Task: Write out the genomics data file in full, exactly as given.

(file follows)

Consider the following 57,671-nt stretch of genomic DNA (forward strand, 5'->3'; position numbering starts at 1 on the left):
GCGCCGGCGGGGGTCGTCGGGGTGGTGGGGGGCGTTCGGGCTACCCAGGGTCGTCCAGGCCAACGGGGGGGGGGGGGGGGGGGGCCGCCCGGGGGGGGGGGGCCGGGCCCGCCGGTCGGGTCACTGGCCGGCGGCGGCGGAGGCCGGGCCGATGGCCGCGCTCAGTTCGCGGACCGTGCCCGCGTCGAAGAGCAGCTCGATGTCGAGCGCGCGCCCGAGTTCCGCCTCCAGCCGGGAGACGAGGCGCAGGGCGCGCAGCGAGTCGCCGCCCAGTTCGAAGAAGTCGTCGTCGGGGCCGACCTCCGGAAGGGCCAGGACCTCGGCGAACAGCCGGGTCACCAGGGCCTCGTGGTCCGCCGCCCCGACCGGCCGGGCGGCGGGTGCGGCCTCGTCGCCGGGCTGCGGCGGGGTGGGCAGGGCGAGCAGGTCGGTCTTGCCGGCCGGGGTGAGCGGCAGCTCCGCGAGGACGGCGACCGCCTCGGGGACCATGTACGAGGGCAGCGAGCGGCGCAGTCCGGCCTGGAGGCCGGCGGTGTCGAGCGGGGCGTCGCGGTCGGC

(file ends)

Consider the following 57,671-nt stretch of genomic DNA (forward strand, 5'->3'; position numbering starts at 1 on the left):
GCGCCGGCGGGGGTCGTCGGGGTGGTGGGGGGCGTTCGGGCTACCCAGGGTCGTCCAGGCCAACGGGGGGGGGGGGGGGGGGGGCCGCCCGGGGGGGGGGGGCCGGGCCCGCCGGTCGGGTCACTGGCCGGCGGCGGCGGAGGCCGGGCCGATGGCCGCGCTCAGTTCGCGGACCGTGCCCGCGTCGAAGAGCAGCTCGATGTCGAGCGCGCGCCCGAGTTCCGCCTCCAGCCGGGAGACGAGGCGCAGGGCGCGCAGCGAGTCGCCGCCCAGTTCGAAGAAGTCGTCGTCGGGGCCGACCTCCGGAAGGGCCAGGACCTCGGCGAACAGCCGGGTCACCAGGGCCTCGTGGTCCGCCGCCCCGACCGGCCGGGCGGCGGGTGCGGCCTCGTCGCCGGGCTGCGGCGGGGTGGGCAGGGCGAGCAGGTCGGTCTTGCCGGCCGGGGTGAGCGGCAGCTCCGCGAGGACGGCGACCGCCTCGGGGACCATGTACGAGGGCAGCGAGCGGCGCAGTCCGGCCTGGAGGCCGGCGGTGTCGAGCGGGGCGTCGCGGTCGGC